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Q&A with North Korean escapee KK*
Jeff Kim: Why is getting an education important to you?
KK: I want to know more about how things work because I was in North Korea and didn't know about the outside world. So I want to learn more about the outside world.
JK: You are currently studying business. What are your plans after graduating?
KK: After graduating from community college I'm planning to transfer to a university somewhere in California.
JK: Do you want to continue studying business? What kind of business are you interested in?
KK: Yes. I'm interested in accounting. It's hard, but I enjoy it.
JK: What does freedom mean to you, and why is freedom important?
KK: I can think my own thoughts, have my opinions about the world, and make plans for my future. That's why America is really good.
JK: What are some activities you do now that you couldn’t imagine yourself doing in North Korea?
KK: School. I wanted to go to school and make friends in North Korea. I couldn't go because I didn’t have money to pay the tuition fees. In America, I have a more options.
JK: What do you think about [North Korean dictator] Kim Jong-un, how you saw Kim at first versus how you see him now?
KK: When he came into power he was focused more on the military. Now he’s more focused on nuclear weapons, like ‘if we don't have the nuclear power then North Korea is nothing.’ So he’s seeking more power and being stricter toward the people. People are too afraid to escape now.
JK: So do you think that's the reason why not as many North Koreans are able to escape because of Kim Jong-un?
KK: People are more afraid of him than Kim Jong-Il [Kim Jong-un’s father, who was in power from 1994 to 2011]. People think he is really different.
JK: Talking about Kim Jong-un we also must talk about human rights issues. Do you hear about human rights violations that are happening in North Korea?
KK: Yes, human rights in North Korea are really bad. They don't care about the people. And if one person in the family does something wrong, then every family member is in trouble. They don't have any human rights.
JK: Do you have any good memories about North Korea?
KK: Well, my family is in North Korea. We had a big New Year’s dinner together with my family.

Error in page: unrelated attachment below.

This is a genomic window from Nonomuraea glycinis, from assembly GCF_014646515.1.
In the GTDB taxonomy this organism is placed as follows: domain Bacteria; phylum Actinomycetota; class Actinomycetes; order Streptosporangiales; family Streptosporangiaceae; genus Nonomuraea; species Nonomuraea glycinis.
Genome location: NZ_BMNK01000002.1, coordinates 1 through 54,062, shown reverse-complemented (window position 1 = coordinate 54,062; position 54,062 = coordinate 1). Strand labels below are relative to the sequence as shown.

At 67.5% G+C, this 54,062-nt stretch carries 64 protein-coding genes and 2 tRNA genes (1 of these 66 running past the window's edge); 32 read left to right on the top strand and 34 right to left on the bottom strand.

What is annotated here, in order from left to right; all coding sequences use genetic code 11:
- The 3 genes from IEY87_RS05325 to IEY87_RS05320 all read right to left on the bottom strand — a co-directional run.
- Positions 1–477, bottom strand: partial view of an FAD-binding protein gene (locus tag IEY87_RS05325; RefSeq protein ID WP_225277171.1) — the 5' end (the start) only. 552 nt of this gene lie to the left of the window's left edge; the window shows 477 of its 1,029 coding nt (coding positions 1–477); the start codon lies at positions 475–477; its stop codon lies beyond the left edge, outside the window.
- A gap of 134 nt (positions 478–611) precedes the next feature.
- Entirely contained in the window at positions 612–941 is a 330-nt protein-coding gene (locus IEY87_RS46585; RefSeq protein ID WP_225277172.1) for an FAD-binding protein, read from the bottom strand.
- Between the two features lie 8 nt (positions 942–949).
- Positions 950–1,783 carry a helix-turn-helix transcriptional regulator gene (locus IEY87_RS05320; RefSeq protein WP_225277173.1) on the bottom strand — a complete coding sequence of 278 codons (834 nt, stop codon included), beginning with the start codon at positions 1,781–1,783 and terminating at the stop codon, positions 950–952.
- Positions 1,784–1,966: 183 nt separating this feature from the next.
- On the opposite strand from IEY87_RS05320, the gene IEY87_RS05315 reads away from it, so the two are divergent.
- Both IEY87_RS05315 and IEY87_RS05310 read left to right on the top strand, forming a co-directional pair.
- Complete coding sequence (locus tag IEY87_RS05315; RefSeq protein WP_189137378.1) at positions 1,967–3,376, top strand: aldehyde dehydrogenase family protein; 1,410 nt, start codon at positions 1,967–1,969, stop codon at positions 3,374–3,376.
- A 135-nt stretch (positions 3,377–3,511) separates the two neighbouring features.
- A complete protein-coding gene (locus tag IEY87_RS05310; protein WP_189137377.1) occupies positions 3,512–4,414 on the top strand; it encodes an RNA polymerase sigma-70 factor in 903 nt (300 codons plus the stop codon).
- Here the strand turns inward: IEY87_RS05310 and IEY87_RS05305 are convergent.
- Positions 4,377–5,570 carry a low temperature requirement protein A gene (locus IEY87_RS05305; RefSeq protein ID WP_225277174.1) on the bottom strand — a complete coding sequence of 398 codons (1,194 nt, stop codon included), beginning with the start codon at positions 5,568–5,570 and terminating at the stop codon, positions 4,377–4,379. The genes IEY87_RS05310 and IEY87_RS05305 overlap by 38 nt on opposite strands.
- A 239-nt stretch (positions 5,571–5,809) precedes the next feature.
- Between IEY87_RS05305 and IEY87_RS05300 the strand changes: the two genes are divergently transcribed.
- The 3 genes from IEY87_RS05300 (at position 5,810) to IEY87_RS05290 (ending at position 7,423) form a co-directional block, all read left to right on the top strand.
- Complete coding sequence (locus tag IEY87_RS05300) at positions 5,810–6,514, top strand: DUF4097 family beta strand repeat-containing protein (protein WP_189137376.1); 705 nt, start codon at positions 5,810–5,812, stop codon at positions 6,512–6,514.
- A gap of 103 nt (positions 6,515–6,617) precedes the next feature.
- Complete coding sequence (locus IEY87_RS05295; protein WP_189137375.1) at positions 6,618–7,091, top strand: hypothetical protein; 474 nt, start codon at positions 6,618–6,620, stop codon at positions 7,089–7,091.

*Many North Korean escapees continue to live in fear, even after becoming permanent residents or citizens of the United States. Leaving North Korea without permission is a crime, and violators and their immediate relatives may face imprisonment or punishment. Thus, some scholarship recipients request that the Bush Institute withhold their names.
Q&A with North Korean escapee Peter Oh
Peter Oh is a 2019 North Korea Freedom Scholarship recipient who is pursuing his master’s degree in international policy and practice at George Washington University. He and his younger brother escaped North Korea in 2000 in search for food. He lived in China for three years before seeking asylum in South Korea with the help of Christian missionaries. He became a reporter for Radio Free Asia in Seoul and in 2010 was transferred to the Washington, D.C. office to report on North Korean issues.
Q&A with North Korean escapee Debby Kim
Debby Kim, a two-time North Korea Freedom Scholarship recipient, is a sophomore biochemistry major at Wheaton College in Illinois and an aspiring doctor. She escaped North Korea when she was 13 years old.
Q&A with North Korean escapee LK*
LK, a three-time North Korea Freedom Scholarship recipient, is an electrical and computer engineering student at a university in Illinois. A former member of the North Korean Army, LK remains anonymous to protect family members still living in North Korea.